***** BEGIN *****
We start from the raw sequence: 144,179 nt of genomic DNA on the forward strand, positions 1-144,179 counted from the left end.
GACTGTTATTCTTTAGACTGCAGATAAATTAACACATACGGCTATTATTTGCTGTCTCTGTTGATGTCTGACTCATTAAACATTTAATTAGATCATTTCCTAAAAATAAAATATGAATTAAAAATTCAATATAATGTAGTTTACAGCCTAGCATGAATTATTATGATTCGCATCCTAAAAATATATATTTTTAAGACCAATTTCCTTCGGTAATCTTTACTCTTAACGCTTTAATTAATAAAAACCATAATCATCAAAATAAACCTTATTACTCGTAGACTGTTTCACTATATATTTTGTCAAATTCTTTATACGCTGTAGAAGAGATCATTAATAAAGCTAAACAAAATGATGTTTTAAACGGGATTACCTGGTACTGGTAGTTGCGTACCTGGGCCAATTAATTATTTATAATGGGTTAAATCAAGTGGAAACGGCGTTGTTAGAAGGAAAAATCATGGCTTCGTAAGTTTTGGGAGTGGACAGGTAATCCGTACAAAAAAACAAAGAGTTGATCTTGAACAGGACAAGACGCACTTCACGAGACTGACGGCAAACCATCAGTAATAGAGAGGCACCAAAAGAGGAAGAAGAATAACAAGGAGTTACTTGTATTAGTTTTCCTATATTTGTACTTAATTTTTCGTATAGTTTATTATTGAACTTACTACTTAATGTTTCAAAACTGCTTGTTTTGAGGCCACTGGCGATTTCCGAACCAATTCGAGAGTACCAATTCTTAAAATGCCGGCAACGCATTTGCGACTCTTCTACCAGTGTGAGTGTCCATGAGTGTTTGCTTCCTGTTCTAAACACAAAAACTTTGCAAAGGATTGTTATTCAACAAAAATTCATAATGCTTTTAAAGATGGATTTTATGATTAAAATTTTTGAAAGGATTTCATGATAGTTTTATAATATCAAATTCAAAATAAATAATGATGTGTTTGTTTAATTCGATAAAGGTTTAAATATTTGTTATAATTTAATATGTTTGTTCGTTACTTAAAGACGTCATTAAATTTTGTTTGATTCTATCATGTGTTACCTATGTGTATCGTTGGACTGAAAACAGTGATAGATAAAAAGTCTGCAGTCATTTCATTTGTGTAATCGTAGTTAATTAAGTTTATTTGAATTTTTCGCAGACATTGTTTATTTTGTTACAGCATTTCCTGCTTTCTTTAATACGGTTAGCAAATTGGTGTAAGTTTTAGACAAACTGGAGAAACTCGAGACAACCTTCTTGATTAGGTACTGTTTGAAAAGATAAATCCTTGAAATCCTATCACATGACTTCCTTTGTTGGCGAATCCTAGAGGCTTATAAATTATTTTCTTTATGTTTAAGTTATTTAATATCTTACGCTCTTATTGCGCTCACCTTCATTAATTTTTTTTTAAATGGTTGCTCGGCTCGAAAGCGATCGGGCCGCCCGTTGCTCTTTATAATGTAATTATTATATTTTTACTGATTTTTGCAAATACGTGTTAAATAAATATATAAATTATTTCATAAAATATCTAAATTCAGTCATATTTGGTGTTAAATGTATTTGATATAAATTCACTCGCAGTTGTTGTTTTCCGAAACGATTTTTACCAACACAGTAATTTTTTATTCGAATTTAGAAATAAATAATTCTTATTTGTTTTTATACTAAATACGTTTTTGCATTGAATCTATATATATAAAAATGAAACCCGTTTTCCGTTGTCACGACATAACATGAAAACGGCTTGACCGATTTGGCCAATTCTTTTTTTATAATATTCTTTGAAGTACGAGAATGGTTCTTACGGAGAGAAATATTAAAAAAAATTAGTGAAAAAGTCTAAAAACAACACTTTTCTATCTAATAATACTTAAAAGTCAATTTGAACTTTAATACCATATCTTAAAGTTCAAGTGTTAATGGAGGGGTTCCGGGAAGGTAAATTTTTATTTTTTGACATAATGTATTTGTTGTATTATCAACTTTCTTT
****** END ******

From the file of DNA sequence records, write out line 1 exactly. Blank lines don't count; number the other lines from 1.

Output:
We start from the raw sequence: 144,179 nt of genomic DNA on the forward strand, positions 1-144,179 counted from the left end.